the same in precise accordance with the regulations prescribed therefor, and executed and delivered to the said collector a bond for the production of such proofs of delivery outside the limits. pf the United States as required in said regulations; that said article, to wit, the consignment of bottled beer or beer in bottles, was in fact thereafter exported to the said foreign state, and was not, nor was any part thereof, thereafter relanded in the United States; that a certificate of said facts, as required by the said regulations, was thereafter delivered to the said collector, and is now on file in his office; that the said article so exported as aforesaid was manufactured and produced in the United States almost wholly from imported materials,that is to say, all the materials which went into the manufacture or production of the said bottled beer, to wit, the rice, barley, hops, bottles, and corks, were imported materials, on which duties had been paid; that the plaintiff has requested that he be allowed a drawback on all of said imported materials, but that said collector has refused to allow him any drawback whatever on said imported bottles and corks, or on any of the said materials other than the said rice, hops, and barley. The plaintiff claims a drawback under the provisions of section 25 of the act of congress approved October 1, 1890, entitled "An act to reduce the revenue and equalize duties on imports, and for other purposes," commonly known as the "McKinley Act" (26 Stat. 567); and in accordance with certain regulations made thereunder by the secretary of thl> treasury on November 15, 1890. Section 25, omitting such parts as are immaterial to the present inquiry, provides:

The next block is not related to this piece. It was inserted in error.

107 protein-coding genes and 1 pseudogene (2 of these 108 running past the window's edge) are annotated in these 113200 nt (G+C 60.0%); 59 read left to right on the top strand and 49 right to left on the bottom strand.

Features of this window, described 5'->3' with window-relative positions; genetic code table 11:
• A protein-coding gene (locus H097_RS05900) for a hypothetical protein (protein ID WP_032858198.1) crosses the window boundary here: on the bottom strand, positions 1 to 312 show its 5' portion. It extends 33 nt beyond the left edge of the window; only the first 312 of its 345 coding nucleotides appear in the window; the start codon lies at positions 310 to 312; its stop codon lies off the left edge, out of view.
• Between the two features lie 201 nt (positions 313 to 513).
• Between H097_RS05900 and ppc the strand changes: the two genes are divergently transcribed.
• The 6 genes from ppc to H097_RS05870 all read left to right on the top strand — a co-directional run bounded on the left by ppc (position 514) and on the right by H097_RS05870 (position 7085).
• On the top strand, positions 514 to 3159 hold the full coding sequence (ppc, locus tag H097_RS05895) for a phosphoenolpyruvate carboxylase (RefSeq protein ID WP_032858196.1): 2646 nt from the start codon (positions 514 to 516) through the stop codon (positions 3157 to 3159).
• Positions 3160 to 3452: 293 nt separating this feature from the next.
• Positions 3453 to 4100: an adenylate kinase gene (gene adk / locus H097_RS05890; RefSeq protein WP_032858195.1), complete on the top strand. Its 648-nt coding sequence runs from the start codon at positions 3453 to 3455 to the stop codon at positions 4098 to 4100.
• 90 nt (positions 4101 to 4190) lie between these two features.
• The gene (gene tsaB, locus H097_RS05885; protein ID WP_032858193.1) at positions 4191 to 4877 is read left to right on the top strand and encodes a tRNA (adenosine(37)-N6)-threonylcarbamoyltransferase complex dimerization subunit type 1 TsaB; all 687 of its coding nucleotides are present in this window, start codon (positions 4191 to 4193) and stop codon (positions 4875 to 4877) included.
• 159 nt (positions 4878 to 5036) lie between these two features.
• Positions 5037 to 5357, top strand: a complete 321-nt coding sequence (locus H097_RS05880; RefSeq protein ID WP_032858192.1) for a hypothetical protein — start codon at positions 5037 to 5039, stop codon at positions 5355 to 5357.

"That where imported materials on which duties have been paid, are used in the manufacture of articles manufactured or produced in the United States, there shall be allowed on the exportation of such articles a drawback equal in amount to the duties paid on the materials used, less one per centum of such duties. * * * 'l'hat the imported materials used in the manufacture or production of articles entitled to drawback of customs duties when exported shall in all cases where drawback of duties paid on such materials is claimed, be identified, the quantity of such materials used and the amount of duties paid thereon shall be ascertained, the facts of the manufacture or production of such articles in the United States and their exportation therefrom shall be determined, and the drawback due thereon shall be paid to the manUfacturer, producer, or exporter, to the agent of either or to the person to whom such manufacturer, producer, exporter or agent shall In writing order such drawback paid, under such regulations as the secretary of the treasury shall prescribe."